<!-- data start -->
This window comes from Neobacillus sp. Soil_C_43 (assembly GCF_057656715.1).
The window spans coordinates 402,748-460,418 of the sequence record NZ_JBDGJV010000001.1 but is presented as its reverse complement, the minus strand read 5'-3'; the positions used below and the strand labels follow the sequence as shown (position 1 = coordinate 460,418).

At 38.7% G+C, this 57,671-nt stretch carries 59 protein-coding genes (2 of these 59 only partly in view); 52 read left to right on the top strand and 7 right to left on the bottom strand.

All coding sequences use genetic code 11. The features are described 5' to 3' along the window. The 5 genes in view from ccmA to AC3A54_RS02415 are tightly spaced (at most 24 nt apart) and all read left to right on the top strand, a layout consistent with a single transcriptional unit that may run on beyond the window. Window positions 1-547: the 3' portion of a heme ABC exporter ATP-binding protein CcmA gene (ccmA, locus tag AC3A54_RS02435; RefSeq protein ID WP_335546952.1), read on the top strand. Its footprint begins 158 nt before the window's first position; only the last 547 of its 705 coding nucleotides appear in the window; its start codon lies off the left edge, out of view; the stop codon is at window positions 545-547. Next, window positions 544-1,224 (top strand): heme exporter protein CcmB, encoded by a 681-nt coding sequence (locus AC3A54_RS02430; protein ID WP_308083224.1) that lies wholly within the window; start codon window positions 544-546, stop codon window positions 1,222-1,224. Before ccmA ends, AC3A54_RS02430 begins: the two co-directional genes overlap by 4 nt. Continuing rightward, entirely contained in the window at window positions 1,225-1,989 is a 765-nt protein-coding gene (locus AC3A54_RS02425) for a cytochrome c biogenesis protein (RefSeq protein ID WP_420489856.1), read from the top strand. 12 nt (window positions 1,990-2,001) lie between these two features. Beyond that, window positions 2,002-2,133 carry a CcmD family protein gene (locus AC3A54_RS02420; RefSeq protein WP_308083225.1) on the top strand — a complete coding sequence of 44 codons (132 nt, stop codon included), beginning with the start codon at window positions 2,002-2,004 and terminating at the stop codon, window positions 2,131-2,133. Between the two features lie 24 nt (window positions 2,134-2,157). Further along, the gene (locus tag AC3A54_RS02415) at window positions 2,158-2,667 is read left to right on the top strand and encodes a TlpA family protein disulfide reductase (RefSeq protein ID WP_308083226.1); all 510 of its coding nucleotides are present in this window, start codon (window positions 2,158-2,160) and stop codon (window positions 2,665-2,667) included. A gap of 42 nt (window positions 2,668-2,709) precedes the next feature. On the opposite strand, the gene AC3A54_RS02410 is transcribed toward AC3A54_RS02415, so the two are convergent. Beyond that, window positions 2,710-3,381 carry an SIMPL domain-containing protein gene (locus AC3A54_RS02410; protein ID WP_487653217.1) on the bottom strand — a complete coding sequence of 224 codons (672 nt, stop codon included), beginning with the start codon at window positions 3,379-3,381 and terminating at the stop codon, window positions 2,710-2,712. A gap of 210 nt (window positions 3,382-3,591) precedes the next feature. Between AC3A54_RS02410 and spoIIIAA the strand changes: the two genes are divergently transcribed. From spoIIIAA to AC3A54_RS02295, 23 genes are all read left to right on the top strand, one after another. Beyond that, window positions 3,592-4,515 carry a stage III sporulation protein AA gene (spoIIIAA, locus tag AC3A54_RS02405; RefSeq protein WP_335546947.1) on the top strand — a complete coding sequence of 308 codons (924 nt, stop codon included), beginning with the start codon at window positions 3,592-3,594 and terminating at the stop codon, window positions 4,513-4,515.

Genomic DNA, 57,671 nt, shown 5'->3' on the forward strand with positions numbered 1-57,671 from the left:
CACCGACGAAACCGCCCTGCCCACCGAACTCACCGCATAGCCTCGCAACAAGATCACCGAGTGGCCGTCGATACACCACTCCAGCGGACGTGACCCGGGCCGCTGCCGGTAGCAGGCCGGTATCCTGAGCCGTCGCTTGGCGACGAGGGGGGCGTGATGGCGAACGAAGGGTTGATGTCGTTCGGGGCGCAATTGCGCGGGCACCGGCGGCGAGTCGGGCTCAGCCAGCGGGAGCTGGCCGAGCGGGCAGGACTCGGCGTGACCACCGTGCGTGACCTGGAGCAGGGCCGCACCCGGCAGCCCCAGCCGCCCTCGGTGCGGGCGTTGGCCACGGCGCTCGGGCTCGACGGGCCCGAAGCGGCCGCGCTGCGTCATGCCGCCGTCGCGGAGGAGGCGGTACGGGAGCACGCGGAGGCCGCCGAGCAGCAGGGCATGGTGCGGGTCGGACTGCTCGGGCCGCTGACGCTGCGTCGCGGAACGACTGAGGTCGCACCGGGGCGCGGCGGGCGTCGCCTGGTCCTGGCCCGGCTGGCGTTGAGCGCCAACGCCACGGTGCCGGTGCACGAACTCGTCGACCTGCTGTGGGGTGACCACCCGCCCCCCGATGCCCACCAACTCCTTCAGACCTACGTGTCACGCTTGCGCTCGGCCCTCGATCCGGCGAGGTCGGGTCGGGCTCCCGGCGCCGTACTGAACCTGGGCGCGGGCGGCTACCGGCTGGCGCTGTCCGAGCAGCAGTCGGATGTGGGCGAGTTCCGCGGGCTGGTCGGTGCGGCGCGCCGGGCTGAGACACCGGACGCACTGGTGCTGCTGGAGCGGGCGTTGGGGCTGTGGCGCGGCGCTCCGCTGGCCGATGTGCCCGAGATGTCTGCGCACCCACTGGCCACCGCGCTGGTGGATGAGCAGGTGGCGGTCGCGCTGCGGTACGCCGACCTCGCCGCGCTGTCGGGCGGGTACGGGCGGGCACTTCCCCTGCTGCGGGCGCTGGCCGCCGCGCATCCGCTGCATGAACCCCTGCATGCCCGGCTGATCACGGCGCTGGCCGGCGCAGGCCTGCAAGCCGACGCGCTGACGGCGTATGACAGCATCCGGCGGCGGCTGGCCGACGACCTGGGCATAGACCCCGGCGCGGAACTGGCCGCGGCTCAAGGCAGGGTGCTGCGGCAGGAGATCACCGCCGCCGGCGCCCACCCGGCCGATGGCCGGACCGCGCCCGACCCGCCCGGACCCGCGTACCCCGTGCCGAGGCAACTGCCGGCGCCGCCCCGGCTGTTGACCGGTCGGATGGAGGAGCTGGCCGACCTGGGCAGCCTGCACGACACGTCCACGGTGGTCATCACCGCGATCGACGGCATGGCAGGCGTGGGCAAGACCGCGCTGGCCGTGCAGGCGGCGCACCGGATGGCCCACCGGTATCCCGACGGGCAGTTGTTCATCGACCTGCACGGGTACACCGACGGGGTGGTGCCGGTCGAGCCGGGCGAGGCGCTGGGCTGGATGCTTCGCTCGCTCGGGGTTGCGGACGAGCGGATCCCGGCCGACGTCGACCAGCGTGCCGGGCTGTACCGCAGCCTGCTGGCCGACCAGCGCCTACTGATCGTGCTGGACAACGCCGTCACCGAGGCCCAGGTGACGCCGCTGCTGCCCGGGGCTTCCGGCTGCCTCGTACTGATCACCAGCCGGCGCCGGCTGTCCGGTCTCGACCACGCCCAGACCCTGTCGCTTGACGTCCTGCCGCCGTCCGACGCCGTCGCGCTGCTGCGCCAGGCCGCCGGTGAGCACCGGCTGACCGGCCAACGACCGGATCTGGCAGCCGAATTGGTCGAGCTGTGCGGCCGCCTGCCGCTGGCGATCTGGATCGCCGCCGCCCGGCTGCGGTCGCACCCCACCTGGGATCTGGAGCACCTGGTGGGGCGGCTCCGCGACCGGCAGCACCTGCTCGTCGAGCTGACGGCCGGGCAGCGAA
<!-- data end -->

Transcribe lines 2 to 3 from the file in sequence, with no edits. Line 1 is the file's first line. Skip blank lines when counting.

The window spans coordinates 402,748-460,418 of the sequence record NZ_JBDGJV010000001.1 but is presented as its reverse complement, the minus strand read 5'-3'; the positions used below and the strand labels follow the sequence as shown (position 1 = coordinate 460,418).

At 38.7% G+C, this 57,671-nt stretch carries 59 protein-coding genes (2 of these 59 only partly in view); 52 read left to right on the top strand and 7 right to left on the bottom strand.